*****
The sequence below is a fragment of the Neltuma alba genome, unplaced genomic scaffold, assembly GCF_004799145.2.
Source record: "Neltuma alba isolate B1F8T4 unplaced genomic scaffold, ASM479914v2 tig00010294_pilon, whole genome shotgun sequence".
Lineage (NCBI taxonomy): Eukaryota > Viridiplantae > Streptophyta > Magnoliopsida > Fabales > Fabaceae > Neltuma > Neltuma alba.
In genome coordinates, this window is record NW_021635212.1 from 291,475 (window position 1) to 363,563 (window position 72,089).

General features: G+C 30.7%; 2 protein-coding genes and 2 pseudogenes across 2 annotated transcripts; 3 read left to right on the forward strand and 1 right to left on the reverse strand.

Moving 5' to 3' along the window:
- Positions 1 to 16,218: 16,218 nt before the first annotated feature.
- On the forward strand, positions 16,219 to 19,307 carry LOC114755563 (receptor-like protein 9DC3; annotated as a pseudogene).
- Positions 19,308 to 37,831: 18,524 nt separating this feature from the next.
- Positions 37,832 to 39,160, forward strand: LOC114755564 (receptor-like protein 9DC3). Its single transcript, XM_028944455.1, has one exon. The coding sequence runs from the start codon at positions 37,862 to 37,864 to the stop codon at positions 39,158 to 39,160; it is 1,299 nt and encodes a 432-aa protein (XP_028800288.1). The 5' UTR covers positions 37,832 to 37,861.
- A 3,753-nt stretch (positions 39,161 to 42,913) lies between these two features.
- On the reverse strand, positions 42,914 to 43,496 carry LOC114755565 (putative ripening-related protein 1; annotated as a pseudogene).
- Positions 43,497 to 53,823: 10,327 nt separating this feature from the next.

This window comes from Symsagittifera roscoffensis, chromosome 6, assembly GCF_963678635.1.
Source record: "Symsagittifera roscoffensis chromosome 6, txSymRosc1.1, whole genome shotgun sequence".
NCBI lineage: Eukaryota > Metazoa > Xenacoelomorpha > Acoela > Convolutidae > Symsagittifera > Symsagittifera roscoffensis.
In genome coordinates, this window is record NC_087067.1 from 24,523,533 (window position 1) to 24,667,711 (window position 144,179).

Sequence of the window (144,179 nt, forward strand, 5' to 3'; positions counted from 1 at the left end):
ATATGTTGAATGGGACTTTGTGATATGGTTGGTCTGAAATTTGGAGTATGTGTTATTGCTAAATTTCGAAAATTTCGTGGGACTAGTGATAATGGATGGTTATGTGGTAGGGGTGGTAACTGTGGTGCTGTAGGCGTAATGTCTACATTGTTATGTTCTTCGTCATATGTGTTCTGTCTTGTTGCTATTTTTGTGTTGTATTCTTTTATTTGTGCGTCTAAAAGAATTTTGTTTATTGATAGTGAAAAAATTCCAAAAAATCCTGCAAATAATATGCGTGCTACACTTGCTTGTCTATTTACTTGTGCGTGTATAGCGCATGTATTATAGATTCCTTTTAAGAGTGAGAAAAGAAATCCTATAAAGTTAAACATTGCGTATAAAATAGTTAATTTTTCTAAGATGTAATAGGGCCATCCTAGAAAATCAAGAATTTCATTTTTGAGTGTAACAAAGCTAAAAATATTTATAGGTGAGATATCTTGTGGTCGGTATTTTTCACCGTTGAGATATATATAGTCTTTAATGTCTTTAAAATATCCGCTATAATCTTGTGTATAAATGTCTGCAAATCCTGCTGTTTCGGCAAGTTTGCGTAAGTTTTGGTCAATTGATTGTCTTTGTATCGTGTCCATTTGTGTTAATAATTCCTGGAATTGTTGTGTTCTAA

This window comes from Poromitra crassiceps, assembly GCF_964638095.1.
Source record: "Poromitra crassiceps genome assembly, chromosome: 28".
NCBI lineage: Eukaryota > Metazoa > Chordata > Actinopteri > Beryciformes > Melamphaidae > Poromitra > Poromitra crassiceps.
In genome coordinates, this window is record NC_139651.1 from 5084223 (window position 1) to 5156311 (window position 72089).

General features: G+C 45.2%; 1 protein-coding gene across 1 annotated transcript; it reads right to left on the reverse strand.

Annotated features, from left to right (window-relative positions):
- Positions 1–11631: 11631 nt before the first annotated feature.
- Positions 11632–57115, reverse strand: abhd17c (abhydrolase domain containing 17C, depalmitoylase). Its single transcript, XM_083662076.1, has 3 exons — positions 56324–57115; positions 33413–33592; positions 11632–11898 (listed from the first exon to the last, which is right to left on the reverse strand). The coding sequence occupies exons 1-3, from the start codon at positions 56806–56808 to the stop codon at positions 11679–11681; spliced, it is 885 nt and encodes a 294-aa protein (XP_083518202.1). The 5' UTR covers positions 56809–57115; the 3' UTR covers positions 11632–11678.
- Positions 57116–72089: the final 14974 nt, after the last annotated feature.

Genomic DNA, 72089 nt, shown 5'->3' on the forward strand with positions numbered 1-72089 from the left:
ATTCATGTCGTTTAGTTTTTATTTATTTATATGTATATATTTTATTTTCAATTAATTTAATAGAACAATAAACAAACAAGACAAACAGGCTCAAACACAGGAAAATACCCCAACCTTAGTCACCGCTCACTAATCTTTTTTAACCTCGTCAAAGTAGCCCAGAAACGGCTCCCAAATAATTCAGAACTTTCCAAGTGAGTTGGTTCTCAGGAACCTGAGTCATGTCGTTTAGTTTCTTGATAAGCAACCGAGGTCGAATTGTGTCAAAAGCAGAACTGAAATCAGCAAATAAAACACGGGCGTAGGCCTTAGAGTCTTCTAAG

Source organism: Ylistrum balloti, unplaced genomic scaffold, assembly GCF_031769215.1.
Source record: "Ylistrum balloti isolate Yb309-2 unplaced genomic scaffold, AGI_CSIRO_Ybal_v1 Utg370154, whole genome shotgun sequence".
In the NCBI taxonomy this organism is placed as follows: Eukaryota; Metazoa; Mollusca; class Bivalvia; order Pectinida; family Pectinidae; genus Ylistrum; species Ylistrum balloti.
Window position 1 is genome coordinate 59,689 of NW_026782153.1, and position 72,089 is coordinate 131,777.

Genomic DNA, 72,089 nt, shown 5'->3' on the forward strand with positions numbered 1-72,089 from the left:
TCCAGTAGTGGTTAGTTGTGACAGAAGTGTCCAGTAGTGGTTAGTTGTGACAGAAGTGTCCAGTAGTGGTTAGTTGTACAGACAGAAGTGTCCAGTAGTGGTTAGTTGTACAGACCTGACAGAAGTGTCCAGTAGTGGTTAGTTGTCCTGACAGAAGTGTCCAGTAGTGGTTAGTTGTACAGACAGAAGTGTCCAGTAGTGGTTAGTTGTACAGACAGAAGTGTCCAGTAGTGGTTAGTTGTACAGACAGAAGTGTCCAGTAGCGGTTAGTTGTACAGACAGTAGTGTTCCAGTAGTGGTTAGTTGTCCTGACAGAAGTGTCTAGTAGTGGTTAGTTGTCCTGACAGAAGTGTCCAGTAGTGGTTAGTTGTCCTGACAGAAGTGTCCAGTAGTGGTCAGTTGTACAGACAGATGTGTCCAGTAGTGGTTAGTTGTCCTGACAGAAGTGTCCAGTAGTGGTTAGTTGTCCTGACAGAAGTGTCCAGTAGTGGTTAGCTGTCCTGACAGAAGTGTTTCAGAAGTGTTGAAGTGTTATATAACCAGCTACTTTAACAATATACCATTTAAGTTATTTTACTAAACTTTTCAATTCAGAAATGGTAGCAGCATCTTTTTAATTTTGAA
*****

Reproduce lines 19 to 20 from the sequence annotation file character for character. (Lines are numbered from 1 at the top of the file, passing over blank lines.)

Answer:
ATATGTTGAATGGGACTTTGTGATATGGTTGGTCTGAAATTTGGAGTATGTGTTATTGCTAAATTTCGAAAATTTCGTGGGACTAGTGATAATGGATGGTTATGTGGTAGGGGTGGTAACTGTGGTGCTGTAGGCGTAATGTCTACATTGTTATGTTCTTCGTCATATGTGTTCTGTCTTGTTGCTATTTTTGTGTTGTATTCTTTTATTTGTGCGTCTAAAAGAATTTTGTTTATTGATAGTGAAAAAATTCCAAAAAATCCTGCAAATAATATGCGTGCTACACTTGCTTGTCTATTTACTTGTGCGTGTATAGCGCATGTATTATAGATTCCTTTTAAGAGTGAGAAAAGAAATCCTATAAAGTTAAACATTGCGTATAAAATAGTTAATTTTTCTAAGATGTAATAGGGCCATCCTAGAAAATCAAGAATTTCATTTTTGAGTGTAACAAAGCTAAAAATATTTATAGGTGAGATATCTTGTGGTCGGTATTTTTCACCGTTGAGATATATATAGTCTTTAATGTCTTTAAAATATCCGCTATAATCTTGTGTATAAATGTCTGCAAATCCTGCTGTTTCGGCAAGTTTGCGTAAGTTTTGGTCAATTGATTGTCTTTGTATCGTGTCCATTTGTGTTAATAATTCCTGGAATTGTTGTGTTCTAA

This window comes from Poromitra crassiceps, assembly GCF_964638095.1.